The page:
Platinum is a chemical element in the periodic table that has the symbol Pt and atomic number 78. Platinum is a heavy, malleable, ductile, precious, gray-white transition metal, and platinum is resistant to corrosion and occurs in some nickel and copper ores along with some native deposits. Platinum is used in jewelry, laboratory equipment, electrical contacts, dentistry, and automobile emissions control devices.
Platinum appears silvery-white when pure, and firm. Platinum is corrosion-resistant. The catalytic properties of the six platinum family metals are outstanding (a mixture of hydrogen and oxygen explodes in the presence of platinum). For this catalytic property platinum is used in catalytic converters, incorporated in automobile exhaust systems.
Platinum's wear- and tarnish-resistance characteristics are well suited for making fine jewelry. Platinum is more precious than gold. The price of platinum changes along with its availability, but it normally costs about twice as much as gold. In the 18th century, platinum's rarity made King Louis XV of France declare it the only metal fit for a king.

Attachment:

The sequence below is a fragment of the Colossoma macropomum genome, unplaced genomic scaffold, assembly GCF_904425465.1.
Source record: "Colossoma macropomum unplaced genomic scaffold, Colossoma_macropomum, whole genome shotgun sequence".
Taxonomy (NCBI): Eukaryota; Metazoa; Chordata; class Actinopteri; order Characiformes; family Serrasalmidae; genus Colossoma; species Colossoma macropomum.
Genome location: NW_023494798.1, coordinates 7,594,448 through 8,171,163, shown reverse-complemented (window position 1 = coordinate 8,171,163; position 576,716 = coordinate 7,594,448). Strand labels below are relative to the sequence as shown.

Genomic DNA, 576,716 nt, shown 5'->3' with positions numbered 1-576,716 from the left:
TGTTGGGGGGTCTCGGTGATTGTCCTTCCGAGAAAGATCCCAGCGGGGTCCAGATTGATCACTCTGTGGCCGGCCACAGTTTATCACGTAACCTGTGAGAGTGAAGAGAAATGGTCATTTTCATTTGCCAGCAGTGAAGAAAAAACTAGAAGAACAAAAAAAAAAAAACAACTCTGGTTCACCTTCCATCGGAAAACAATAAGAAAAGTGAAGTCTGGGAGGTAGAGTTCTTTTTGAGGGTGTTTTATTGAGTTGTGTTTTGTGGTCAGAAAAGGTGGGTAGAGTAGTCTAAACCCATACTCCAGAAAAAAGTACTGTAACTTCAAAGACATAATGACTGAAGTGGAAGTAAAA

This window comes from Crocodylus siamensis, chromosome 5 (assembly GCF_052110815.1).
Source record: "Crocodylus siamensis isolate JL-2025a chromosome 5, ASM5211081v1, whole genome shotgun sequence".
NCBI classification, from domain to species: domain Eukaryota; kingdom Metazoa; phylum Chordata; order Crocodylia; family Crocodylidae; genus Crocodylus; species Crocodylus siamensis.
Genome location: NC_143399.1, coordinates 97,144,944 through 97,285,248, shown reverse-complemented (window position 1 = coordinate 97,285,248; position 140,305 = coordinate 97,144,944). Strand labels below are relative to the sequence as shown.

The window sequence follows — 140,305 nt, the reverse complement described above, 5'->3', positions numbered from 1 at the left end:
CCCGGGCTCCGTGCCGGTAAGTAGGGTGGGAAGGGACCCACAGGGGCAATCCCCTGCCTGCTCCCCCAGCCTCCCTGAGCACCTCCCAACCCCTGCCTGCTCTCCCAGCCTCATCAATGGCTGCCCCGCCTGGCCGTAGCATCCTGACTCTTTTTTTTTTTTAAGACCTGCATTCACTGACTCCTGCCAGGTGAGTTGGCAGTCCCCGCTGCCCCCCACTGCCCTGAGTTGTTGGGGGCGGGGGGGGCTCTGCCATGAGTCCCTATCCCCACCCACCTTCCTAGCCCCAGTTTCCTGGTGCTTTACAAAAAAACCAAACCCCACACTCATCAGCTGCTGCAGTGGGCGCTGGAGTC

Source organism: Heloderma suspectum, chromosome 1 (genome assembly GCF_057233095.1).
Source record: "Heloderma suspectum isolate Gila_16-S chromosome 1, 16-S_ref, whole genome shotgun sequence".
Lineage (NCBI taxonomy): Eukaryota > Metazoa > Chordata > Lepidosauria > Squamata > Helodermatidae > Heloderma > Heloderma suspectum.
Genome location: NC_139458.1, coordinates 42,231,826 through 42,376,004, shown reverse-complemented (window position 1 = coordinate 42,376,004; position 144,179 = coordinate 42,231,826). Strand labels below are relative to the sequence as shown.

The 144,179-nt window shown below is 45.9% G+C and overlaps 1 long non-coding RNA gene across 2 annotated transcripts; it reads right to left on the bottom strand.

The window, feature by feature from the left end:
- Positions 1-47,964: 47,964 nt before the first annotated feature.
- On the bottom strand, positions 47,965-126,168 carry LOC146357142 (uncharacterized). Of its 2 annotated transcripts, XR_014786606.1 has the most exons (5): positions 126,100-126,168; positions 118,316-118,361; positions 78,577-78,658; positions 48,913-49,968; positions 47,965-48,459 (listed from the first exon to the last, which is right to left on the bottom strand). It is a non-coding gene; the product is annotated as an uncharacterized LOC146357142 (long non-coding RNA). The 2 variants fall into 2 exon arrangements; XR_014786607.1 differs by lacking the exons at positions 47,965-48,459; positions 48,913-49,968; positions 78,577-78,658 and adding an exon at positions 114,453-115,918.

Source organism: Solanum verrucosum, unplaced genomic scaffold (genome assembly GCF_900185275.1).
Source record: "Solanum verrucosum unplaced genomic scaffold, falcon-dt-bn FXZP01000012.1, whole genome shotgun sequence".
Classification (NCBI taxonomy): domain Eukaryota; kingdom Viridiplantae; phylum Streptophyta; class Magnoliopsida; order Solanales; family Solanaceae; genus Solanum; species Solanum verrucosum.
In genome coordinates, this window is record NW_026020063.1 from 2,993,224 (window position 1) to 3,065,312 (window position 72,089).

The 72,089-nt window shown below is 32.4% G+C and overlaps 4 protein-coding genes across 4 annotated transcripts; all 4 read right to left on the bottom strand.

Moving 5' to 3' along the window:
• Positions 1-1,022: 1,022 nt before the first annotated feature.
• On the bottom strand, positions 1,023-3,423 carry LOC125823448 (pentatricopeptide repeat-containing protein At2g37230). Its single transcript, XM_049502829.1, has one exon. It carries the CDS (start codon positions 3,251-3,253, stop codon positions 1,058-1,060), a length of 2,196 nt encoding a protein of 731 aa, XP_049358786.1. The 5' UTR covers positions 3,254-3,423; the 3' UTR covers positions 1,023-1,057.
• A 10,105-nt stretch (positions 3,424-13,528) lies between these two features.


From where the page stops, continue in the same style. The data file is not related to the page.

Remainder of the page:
Other distinctive properties of platinum include resistance to chemical attack, excellent high-temperature characteristics, and stable electrical properties. All these properties of platinum have been exploited for industrial applications. Platinum does not oxidize in air at any temperature but can be corroded by cyanides, halogens, sulfur, and caustic alkalis. Platinum is insoluble in hydrochloric and nitric acid but does dissolve in the mixture known as aqua regia (forming chloroplatinic acid). Common oxidation states of platinum include +2, +3, and +4.